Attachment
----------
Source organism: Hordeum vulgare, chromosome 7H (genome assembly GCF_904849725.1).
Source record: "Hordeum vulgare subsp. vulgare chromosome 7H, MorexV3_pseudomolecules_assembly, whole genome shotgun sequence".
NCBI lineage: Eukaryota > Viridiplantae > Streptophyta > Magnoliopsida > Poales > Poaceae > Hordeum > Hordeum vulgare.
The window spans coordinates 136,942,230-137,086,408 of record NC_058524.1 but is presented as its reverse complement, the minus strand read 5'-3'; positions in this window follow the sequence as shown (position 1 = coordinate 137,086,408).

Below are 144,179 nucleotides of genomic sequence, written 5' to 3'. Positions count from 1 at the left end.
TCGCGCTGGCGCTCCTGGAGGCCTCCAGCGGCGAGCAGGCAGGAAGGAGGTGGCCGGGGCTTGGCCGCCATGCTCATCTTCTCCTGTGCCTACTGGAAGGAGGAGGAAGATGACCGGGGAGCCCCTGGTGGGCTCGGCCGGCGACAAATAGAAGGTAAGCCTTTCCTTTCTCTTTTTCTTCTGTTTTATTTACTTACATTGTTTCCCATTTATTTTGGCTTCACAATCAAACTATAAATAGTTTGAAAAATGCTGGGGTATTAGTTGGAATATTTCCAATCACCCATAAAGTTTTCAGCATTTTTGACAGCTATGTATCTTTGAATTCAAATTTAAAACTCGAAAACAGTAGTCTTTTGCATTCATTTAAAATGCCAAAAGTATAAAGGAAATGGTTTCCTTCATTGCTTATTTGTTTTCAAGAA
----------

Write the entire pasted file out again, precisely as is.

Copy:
Source organism: Hordeum vulgare, chromosome 7H (genome assembly GCF_904849725.1).
Source record: "Hordeum vulgare subsp. vulgare chromosome 7H, MorexV3_pseudomolecules_assembly, whole genome shotgun sequence".
NCBI lineage: Eukaryota > Viridiplantae > Streptophyta > Magnoliopsida > Poales > Poaceae > Hordeum > Hordeum vulgare.
The window spans coordinates 136,942,230-137,086,408 of record NC_058524.1 but is presented as its reverse complement, the minus strand read 5'-3'; positions in this window follow the sequence as shown (position 1 = coordinate 137,086,408).

Below are 144,179 nucleotides of genomic sequence, written 5' to 3'. Positions count from 1 at the left end.
TCGCGCTGGCGCTCCTGGAGGCCTCCAGCGGCGAGCAGGCAGGAAGGAGGTGGCCGGGGCTTGGCCGCCATGCTCATCTTCTCCTGTGCCTACTGGAAGGAGGAGGAAGATGACCGGGGAGCCCCTGGTGGGCTCGGCCGGCGACAAATAGAAGGTAAGCCTTTCCTTTCTCTTTTTCTTCTGTTTTATTTACTTACATTGTTTCCCATTTATTTTGGCTTCACAATCAAACTATAAATAGTTTGAAAAATGCTGGGGTATTAGTTGGAATATTTCCAATCACCCATAAAGTTTTCAGCATTTTTGACAGCTATGTATCTTTGAATTCAAATTTAAAACTCGAAAACAGTAGTCTTTTGCATTCATTTAAAATGCCAAAAGTATAAAGGAAATGGTTTCCTTCATTGCTTATTTGTTTTCAAGAA